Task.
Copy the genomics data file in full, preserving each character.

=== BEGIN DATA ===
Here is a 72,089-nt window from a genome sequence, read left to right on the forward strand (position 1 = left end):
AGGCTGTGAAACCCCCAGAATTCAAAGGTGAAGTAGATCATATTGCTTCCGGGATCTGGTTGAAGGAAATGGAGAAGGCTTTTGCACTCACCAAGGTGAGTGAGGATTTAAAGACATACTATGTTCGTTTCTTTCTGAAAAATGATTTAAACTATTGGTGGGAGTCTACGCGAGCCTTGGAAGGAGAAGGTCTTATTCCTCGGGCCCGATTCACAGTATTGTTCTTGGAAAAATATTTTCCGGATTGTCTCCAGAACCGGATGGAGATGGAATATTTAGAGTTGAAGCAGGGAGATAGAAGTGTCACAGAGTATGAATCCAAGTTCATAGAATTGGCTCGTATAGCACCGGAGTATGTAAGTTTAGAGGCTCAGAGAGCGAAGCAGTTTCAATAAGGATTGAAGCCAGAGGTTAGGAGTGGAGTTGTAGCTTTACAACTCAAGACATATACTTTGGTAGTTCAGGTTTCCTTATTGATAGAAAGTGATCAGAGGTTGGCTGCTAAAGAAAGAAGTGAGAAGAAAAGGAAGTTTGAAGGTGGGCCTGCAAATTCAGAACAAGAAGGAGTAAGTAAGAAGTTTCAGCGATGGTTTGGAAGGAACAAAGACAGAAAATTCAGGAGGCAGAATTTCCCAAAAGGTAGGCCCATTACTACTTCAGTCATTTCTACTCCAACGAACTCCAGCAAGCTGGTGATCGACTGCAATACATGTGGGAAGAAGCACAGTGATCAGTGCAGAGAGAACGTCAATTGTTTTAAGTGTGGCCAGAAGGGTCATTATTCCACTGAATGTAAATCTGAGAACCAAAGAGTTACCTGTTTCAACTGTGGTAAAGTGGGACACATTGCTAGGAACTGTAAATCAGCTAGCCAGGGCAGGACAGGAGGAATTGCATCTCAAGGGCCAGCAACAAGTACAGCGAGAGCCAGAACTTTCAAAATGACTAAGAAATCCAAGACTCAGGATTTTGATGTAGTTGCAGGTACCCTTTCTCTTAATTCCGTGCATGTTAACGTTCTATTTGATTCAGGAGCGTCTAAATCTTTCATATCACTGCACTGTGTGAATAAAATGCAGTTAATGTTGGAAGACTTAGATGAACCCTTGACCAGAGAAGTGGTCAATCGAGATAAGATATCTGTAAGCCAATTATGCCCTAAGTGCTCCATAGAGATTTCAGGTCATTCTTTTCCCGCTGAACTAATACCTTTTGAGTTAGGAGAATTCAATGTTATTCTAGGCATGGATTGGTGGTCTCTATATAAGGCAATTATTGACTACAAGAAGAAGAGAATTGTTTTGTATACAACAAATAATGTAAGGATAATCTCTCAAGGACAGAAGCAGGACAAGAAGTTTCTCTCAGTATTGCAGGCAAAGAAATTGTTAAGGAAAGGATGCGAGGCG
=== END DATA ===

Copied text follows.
Here is a 72,089-nt window from a genome sequence, read left to right on the forward strand (position 1 = left end):
AGGCTGTGAAACCCCCAGAATTCAAAGGTGAAGTAGATCATATTGCTTCCGGGATCTGGTTGAAGGAAATGGAGAAGGCTTTTGCACTCACCAAGGTGAGTGAGGATTTAAAGACATACTATGTTCGTTTCTTTCTGAAAAATGATTTAAACTATTGGTGGGAGTCTACGCGAGCCTTGGAAGGAGAAGGTCTTATTCCTCGGGCCCGATTCACAGTATTGTTCTTGGAAAAATATTTTCCGGATTGTCTCCAGAACCGGATGGAGATGGAATATTTAGAGTTGAAGCAGGGAGATAGAAGTGTCACAGAGTATGAATCCAAGTTCATAGAATTGGCTCGTATAGCACCGGAGTATGTAAGTTTAGAGGCTCAGAGAGCGAAGCAGTTTCAATAAGGATTGAAGCCAGAGGTTAGGAGTGGAGTTGTAGCTTTACAACTCAAGACATATACTTTGGTAGTTCAGGTTTCCTTATTGATAGAAAGTGATCAGAGGTTGGCTGCTAAAGAAAGAAGTGAGAAGAAAAGGAAGTTTGAAGGTGGGCCTGCAAATTCAGAACAAGAAGGAGTAAGTAAGAAGTTTCAGCGATGGTTTGGAAGGAACAAAGACAGAAAATTCAGGAGGCAGAATTTCCCAAAAGGTAGGCCCATTACTACTTCAGTCATTTCTACTCCAACGAACTCCAGCAAGCTGGTGATCGACTGCAATACATGTGGGAAGAAGCACAGTGATCAGTGCAGAGAGAACGTCAATTGTTTTAAGTGTGGCCAGAAGGGTCATTATTCCACTGAATGTAAATCTGAGAACCAAAGAGTTACCTGTTTCAACTGTGGTAAAGTGGGACACATTGCTAGGAACTGTAAATCAGCTAGCCAGGGCAGGACAGGAGGAATTGCATCTCAAGGGCCAGCAACAAGTACAGCGAGAGCCAGAACTTTCAAAATGACTAAGAAATCCAAGACTCAGGATTTTGATGTAGTTGCAGGTACCCTTTCTCTTAATTCCGTGCATGTTAACGTTCTATTTGATTCAGGAGCGTCTAAATCTTTCATATCACTGCACTGTGTGAATAAAATGCAGTTAATGTTGGAAGACTTAGATGAACCCTTGACCAGAGAAGTGGTCAATCGAGATAAGATATCTGTAAGCCAATTATGCCCTAAGTGCTCCATAGAGATTTCAGGTCATTCTTTTCCCGCTGAACTAATACCTTTTGAGTTAGGAGAATTCAATGTTATTCTAGGCATGGATTGGTGGTCTCTATATAAGGCAATTATTGACTACAAGAAGAAGAGAATTGTTTTGTATACAACAAATAATGTAAGGATAATCTCTCAAGGACAGAAGCAGGACAAGAAGTTTCTCTCAGTATTGCAGGCAAAGAAATTGTTAAGGAAAGGATGCGAGGCG